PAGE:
5. Integrated Pest Management | Using beneficial insects, raptors, and plant-enriching cover crops to mitigate pests and other harmful organisms
6. Wildlife Corridors | Providing safe passage for wildlife through vineyards in order to not compromise their natural habitat
Print the Infographic below to post in your staff area, or send it directly to your customer-facing staff so they can familiarize themselves with the terms!
Talk about your specific sustainability practices
When consumers see evidence of sustainable practices such as solar panels, owl boxes, grazing animals, and cover crops, they may ask their tasting room attendant what these are all about. We encourage you to create educational material for your staff that is specific to your brand and your practices so they are prepared to give accurate and descriptive explanations.
Stay tuned for our upcoming Marketing Tip where we'll give examples of how other SIP Certified brands educate their staff!
SIP Certified or sustainability vs Organic
One of the most common questions we get when we visit tasting rooms for a training is "what is the difference between SIP Certified and Organic?" Simply put, organic certification addresses farming methods. According to USDA.gov, these include "soil quality, animal raising practices, pest and weed control, and use of additives," as well as the prohibition of "artificial preservatives, colors, or flavors."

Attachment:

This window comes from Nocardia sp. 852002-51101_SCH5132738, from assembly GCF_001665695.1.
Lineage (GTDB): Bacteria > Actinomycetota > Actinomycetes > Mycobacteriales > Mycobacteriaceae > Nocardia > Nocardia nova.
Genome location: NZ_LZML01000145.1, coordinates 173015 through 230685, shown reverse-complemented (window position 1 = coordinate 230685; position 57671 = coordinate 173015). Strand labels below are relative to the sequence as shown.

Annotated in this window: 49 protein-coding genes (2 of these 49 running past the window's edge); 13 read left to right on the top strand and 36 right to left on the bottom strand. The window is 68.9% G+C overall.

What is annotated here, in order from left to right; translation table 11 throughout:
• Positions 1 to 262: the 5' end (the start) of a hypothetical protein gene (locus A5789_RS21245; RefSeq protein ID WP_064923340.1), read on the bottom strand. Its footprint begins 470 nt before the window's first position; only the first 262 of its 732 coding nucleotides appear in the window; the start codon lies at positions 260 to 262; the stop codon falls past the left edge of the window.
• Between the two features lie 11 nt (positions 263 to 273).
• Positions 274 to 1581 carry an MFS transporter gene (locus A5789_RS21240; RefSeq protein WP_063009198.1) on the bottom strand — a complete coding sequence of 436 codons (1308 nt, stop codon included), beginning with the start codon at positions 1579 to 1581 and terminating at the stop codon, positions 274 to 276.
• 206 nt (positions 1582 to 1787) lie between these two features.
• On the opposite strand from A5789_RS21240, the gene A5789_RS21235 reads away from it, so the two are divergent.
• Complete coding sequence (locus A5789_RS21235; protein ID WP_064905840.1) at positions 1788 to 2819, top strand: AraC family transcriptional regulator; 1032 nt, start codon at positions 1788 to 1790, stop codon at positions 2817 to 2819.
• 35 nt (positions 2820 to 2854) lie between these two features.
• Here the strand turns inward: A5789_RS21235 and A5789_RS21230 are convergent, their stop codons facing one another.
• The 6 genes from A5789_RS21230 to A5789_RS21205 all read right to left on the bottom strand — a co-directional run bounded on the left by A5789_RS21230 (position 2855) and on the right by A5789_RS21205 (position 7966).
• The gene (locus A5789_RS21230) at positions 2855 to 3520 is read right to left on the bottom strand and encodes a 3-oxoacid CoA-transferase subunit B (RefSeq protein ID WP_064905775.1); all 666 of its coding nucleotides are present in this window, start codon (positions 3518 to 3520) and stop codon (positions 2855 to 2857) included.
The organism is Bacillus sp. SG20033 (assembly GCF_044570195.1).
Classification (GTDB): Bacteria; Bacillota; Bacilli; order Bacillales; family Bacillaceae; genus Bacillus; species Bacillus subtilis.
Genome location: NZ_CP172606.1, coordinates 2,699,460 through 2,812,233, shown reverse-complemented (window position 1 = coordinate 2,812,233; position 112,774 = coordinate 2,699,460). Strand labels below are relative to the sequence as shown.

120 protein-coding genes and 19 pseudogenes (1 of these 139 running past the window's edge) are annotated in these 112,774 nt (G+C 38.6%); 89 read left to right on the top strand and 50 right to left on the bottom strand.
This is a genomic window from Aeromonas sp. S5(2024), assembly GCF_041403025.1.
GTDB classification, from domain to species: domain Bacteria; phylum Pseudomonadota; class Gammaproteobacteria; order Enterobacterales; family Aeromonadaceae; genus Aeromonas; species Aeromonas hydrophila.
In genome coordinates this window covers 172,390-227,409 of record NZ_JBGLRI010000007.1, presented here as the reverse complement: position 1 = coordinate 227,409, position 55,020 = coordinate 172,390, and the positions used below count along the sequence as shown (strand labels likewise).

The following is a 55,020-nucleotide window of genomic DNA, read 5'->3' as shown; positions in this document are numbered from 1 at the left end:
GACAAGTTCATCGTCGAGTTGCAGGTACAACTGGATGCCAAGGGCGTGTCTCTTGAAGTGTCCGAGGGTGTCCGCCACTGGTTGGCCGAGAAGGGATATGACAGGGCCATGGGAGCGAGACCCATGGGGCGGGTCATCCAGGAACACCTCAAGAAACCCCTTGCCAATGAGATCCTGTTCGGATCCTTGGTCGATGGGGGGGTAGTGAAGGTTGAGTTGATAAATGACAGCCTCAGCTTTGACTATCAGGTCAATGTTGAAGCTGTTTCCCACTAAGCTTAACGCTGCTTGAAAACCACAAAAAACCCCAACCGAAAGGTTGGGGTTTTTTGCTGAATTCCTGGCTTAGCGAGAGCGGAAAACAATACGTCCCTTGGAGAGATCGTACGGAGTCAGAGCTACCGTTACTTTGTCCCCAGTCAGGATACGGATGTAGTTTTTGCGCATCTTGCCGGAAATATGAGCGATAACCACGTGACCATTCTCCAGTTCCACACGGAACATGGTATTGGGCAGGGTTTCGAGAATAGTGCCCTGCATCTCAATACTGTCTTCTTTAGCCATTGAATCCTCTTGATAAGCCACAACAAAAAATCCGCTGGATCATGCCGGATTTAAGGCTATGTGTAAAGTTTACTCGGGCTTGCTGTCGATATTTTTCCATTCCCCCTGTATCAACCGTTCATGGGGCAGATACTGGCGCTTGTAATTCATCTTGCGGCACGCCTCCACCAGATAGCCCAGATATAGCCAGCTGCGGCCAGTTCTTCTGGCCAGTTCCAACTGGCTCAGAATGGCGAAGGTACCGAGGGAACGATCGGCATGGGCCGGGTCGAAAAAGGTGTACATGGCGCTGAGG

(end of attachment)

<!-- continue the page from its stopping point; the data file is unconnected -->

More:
SIP Certified takes a holistic approach to winegrowing. In addition to addressing soil conservation, habitat preservation, integrated pest management, and water quality, brands that are SIP Certified sustainable extend their practices to other realms of business including social equity, water conservation, and quality, energy conservation and efficiency, pollution and waste, and business management, to name a few. You will find a number of SIP Certified vineyards that are also certified Organic or incorporate organic farming methods. (The complete 2022 SIP Certified Standards can be read here.)
The Owl Postcard is a great visual representation for comparing SIP Certified, Organic, and Biodynamics. Visit the shop to order a stack for your tasting room staff to use while answering this common question! All POS materials are included in your SIP Certified membership.
Sustainability in Action Training Events
Want to learn how to talk about sustainability with your customers? If you are on California’s Central Coast we have three events coming up this fall. Come to an upcoming training.
Niner Wine Estates
Check out the show notes for links to this article, more posts filled with the latest social media tips to grow your following, and to sign up for our biweekly Marketing Tips newsletter. Until next time, this is Sustainable Winegrowing with the Vineyard Team.
Talking SIP Infographics:
- SIP Buzzwords for Your Consumer-Facing Staff: SIP Buzzwords
- Tailor Your Message to Fit Your Consumer: Generational Analysis Report Highlights
- Talk to Your Customers About Your Sustainable Practices: Answering Customers’ Top Questions
- Share SIP 101 With Your Customers: SIP Certified 101 Understanding the Fundamentals